The difference, is one's intentional, the other is about how it is sometimes hard to tell which is intentional. The movie adaptation of Star Ship Troopers was purposefully not like the book
because the producer felt the book was glorifying fascism. The movie set out to do the opposite, make fascism look bad. This it undeniably did(the soldiers are ill disciplined, their tactics are horrible, the drive of their entire society is questionable) Poes law come in that many people missed the parody part, and just assumed the film had a horrible writer who knew nothing about the book and wanted to promote fascism.
Dolemite was supposed to be a parody of black exploitation films of its time. The protagonist's only redeeming trait to a modern audience is that he isn't guilty of what he's accused of, but he's guilty of plenty, arguably worse crimes no one seems to care about. He's constantly spouting nonsensical speeches which no one can really complain about because he's pretty much invincible in combat, even though he really shouldn't be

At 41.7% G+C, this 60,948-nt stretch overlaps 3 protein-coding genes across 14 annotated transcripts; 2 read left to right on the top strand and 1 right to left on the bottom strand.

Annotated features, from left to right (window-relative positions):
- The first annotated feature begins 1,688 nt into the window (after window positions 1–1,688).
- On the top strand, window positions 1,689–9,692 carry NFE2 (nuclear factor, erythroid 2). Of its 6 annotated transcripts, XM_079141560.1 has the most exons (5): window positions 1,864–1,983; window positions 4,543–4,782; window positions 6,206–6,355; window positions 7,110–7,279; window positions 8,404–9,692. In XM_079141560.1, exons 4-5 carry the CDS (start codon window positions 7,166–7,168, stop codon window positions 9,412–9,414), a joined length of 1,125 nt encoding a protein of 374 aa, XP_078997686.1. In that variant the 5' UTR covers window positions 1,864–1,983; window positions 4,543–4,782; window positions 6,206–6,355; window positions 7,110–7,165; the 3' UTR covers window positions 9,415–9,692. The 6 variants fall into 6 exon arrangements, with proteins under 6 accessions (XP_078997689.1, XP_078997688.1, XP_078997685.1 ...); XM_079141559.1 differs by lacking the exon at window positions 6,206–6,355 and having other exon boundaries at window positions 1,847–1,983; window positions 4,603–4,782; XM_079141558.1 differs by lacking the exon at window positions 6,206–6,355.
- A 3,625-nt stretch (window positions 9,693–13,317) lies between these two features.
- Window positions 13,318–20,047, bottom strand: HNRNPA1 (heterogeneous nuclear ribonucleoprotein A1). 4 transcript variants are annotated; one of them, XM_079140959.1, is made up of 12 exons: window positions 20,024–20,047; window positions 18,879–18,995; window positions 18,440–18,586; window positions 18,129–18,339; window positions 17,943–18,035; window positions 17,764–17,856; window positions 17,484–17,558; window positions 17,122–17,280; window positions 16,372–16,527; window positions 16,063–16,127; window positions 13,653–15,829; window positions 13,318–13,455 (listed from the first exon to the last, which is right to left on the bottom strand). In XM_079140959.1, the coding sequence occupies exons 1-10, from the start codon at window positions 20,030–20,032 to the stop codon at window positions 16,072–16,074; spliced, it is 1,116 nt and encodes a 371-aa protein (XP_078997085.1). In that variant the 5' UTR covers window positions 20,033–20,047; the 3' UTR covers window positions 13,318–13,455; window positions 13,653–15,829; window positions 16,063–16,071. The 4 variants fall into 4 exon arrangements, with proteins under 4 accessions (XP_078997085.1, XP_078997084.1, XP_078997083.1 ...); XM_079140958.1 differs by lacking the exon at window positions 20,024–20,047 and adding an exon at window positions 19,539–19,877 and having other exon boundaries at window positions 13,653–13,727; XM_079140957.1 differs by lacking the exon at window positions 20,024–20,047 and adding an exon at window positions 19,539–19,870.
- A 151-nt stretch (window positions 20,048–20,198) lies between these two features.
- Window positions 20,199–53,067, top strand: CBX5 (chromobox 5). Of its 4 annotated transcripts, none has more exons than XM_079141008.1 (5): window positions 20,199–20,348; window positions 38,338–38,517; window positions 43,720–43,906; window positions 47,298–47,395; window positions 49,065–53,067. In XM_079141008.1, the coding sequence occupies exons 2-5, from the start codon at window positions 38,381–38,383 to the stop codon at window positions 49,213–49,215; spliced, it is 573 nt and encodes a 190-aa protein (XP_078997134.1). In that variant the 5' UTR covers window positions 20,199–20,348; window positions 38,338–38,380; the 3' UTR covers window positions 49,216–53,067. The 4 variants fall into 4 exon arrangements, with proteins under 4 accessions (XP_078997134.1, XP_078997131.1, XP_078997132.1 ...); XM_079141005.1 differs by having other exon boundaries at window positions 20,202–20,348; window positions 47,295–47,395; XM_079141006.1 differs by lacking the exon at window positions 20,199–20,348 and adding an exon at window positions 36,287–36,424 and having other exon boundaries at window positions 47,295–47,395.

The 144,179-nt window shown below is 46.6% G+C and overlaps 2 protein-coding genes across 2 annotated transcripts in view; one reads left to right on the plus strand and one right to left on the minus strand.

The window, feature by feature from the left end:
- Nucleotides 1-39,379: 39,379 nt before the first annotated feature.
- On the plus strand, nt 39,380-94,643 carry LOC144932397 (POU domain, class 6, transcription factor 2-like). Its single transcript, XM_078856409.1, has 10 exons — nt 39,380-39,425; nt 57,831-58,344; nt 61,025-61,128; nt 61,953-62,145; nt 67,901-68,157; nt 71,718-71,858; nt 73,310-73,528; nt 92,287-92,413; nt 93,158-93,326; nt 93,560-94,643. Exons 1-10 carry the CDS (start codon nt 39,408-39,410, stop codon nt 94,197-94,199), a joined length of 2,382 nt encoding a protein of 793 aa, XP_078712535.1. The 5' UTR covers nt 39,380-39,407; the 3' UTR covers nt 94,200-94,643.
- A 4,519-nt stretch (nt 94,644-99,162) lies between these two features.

and is altogether unpleasant. That isn't arguable but many people missed the parody and just assumed the writer had wrote up a particularly bad, straight example of an exploitation film. If they knew those who knew the writer knew Dolemite was usually the antagonist in most of his stories so saw the parody right away.
is a trope, Poe's Law
is an audience reaction to stealth parodies. Does Stephen Colbert really that much against the other political party or is he parodying people who are against the other political party?(He's an actor playing an entertaining character on a fake news show but because of Poes law, people can't leave it at that) We should be getting rid of Poe's law before we do anything to stealth parody.